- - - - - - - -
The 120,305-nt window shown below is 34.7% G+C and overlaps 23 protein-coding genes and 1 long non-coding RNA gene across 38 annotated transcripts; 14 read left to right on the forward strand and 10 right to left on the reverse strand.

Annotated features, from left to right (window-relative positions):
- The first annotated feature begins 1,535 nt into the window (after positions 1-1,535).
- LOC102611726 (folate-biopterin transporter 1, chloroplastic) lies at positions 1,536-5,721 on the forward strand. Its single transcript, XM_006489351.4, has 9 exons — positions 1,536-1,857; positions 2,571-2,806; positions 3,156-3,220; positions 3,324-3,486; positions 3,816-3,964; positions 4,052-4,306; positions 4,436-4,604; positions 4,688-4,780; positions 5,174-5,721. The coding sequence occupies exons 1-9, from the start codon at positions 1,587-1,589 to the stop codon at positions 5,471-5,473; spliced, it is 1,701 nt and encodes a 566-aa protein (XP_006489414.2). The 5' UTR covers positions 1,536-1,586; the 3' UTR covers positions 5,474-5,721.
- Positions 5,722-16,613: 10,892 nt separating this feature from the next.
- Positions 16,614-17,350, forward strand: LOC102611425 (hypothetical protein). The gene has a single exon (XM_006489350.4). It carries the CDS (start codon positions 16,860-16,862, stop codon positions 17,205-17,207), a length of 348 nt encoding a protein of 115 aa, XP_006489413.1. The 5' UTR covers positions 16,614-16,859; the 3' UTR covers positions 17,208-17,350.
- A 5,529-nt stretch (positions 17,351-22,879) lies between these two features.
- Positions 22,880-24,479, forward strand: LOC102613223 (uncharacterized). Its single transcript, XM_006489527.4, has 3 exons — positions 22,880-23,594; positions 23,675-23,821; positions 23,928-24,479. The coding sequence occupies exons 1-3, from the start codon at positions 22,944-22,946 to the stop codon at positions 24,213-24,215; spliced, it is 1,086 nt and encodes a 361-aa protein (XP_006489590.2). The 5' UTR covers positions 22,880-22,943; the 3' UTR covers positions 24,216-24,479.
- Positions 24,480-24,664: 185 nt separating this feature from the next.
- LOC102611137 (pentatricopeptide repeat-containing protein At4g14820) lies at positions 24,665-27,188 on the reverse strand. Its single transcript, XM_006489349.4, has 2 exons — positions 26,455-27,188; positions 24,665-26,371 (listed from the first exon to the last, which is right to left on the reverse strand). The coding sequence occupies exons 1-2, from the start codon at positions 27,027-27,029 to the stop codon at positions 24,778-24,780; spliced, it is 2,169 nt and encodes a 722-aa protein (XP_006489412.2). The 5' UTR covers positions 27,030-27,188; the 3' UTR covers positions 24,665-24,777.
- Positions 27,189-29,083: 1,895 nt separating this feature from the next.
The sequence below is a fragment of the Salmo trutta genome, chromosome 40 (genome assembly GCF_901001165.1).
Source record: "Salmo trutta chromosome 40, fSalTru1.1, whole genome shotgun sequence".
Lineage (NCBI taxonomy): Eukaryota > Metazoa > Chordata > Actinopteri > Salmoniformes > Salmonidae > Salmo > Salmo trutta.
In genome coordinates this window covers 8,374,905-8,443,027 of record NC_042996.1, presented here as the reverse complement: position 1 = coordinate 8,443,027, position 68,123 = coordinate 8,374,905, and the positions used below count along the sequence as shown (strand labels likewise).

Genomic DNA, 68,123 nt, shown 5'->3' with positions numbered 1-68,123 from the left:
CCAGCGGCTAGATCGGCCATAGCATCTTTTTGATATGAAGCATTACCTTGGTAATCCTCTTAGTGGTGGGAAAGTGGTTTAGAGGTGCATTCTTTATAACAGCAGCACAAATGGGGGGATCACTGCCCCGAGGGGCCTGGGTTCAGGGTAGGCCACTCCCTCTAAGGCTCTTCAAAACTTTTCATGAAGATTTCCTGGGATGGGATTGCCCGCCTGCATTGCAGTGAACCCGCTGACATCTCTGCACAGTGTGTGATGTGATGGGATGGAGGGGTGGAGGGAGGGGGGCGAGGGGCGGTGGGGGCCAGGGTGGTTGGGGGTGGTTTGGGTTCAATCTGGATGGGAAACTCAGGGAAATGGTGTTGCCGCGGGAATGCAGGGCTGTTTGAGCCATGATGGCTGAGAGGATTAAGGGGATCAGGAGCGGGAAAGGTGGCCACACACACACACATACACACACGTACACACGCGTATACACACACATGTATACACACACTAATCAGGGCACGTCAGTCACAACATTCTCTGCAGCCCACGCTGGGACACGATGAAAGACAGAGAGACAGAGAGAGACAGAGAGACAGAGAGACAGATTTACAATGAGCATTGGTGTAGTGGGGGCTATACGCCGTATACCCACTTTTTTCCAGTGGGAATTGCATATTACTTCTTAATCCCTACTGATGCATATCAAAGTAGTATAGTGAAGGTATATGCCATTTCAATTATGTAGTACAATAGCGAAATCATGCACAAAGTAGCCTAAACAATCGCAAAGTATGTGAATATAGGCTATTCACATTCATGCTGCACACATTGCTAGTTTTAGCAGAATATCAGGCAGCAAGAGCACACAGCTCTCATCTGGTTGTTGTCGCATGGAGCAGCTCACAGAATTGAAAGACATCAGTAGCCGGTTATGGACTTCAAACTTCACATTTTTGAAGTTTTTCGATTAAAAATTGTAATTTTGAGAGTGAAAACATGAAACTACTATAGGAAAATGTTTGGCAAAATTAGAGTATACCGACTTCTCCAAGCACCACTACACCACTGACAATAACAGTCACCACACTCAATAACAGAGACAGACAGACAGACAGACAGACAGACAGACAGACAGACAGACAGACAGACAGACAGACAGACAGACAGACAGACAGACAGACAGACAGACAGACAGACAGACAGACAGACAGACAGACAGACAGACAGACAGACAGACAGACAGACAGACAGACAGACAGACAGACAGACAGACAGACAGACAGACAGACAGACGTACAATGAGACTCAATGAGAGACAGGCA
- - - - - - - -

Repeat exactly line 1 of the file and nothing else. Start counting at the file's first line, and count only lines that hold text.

The 120,305-nt window shown below is 34.7% G+C and overlaps 23 protein-coding genes and 1 long non-coding RNA gene across 38 annotated transcripts; 14 read left to right on the forward strand and 10 right to left on the reverse strand.